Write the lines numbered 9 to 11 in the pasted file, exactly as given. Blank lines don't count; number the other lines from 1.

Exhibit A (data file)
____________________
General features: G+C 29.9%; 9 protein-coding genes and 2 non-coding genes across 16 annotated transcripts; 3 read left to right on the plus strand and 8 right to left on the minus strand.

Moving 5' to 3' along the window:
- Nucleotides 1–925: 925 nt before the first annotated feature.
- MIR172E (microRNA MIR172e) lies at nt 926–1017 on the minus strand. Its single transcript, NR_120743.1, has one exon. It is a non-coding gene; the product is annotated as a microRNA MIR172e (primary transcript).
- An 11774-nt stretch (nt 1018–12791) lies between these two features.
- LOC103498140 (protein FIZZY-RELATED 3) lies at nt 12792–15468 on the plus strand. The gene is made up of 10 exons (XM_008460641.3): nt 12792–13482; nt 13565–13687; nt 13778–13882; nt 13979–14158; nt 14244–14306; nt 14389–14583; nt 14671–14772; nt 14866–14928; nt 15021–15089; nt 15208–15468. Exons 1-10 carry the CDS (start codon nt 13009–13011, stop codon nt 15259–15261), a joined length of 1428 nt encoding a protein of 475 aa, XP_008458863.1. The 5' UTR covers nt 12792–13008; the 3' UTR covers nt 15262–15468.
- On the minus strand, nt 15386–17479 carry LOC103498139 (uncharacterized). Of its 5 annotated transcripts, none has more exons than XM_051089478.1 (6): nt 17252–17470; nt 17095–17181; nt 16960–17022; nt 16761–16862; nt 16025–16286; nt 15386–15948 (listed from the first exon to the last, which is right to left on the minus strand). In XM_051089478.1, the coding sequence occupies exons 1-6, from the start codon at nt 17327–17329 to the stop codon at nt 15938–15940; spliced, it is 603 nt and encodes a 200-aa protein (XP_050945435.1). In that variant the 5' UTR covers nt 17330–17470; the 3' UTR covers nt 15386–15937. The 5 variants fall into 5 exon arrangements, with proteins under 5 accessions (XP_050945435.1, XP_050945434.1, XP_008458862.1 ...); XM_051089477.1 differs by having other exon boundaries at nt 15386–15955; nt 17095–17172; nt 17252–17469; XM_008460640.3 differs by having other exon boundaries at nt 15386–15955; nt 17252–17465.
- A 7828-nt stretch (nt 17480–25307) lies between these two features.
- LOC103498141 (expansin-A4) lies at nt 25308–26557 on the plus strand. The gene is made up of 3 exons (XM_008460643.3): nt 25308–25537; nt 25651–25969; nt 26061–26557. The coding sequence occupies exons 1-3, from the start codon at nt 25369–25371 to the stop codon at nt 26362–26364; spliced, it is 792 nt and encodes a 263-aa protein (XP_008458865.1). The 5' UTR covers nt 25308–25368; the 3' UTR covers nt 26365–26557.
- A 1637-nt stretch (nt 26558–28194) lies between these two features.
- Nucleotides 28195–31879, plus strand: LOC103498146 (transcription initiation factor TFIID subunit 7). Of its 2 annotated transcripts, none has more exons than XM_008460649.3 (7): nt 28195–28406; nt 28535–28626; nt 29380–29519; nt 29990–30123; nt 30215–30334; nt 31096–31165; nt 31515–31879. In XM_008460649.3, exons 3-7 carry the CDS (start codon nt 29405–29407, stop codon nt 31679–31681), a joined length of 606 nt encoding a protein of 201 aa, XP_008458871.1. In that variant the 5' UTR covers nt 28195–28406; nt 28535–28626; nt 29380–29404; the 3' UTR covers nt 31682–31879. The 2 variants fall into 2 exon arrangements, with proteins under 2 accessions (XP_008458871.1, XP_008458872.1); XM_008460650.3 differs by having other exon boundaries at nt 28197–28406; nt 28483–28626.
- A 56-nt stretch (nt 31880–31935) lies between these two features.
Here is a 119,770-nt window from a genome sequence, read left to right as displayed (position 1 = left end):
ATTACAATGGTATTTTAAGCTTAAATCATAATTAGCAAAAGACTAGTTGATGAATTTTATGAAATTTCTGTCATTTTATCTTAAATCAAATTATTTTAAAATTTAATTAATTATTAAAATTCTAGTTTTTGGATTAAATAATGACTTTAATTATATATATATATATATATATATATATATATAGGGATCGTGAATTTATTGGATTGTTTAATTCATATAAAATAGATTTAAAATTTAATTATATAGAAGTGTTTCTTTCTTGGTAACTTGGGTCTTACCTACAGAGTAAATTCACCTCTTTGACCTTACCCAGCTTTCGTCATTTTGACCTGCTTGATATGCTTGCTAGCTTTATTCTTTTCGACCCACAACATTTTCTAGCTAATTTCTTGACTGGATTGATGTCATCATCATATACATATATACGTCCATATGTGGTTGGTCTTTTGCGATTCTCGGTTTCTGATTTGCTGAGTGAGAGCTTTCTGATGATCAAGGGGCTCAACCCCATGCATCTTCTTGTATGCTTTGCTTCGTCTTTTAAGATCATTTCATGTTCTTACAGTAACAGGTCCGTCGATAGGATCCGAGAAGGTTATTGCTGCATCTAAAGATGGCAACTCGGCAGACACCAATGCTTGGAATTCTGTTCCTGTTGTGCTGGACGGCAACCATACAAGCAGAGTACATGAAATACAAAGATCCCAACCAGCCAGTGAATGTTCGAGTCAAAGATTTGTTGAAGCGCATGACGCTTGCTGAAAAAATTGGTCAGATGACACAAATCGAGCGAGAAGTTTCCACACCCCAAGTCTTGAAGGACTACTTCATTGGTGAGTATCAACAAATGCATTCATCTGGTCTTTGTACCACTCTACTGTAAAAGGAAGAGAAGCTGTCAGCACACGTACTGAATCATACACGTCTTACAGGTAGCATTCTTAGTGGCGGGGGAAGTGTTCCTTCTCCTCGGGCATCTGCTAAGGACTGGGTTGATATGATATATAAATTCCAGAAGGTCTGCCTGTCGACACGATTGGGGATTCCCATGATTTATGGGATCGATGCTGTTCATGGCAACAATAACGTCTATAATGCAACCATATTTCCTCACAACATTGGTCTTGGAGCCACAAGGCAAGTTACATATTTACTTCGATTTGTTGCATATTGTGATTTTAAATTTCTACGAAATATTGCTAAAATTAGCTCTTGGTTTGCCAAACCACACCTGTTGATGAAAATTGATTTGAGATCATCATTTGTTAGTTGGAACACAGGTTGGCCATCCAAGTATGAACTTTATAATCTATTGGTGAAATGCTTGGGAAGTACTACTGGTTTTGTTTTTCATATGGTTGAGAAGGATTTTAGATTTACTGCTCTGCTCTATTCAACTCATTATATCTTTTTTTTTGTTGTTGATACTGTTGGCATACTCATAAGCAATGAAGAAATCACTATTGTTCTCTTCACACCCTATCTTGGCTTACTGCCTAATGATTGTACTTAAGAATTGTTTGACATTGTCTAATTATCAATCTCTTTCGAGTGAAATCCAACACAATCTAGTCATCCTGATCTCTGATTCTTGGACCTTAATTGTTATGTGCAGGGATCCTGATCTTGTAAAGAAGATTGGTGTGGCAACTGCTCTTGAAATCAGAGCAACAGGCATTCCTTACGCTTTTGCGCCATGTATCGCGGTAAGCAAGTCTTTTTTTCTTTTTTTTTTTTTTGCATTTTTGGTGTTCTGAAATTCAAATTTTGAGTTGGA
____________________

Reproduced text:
- LOC103498141 (expansin-A4) lies at nt 25308–26557 on the plus strand. The gene is made up of 3 exons (XM_008460643.3): nt 25308–25537; nt 25651–25969; nt 26061–26557. The coding sequence occupies exons 1-3, from the start codon at nt 25369–25371 to the stop codon at nt 26362–26364; spliced, it is 792 nt and encodes a 263-aa protein (XP_008458865.1). The 5' UTR covers nt 25308–25368; the 3' UTR covers nt 26365–26557.
- A 1637-nt stretch (nt 26558–28194) lies between these two features.
- Nucleotides 28195–31879, plus strand: LOC103498146 (transcription initiation factor TFIID subunit 7). Of its 2 annotated transcripts, none has more exons than XM_008460649.3 (7): nt 28195–28406; nt 28535–28626; nt 29380–29519; nt 29990–30123; nt 30215–30334; nt 31096–31165; nt 31515–31879. In XM_008460649.3, exons 3-7 carry the CDS (start codon nt 29405–29407, stop codon nt 31679–31681), a joined length of 606 nt encoding a protein of 201 aa, XP_008458871.1. In that variant the 5' UTR covers nt 28195–28406; nt 28535–28626; nt 29380–29404; the 3' UTR covers nt 31682–31879. The 2 variants fall into 2 exon arrangements, with proteins under 2 accessions (XP_008458871.1, XP_008458872.1); XM_008460650.3 differs by having other exon boundaries at nt 28197–28406; nt 28483–28626.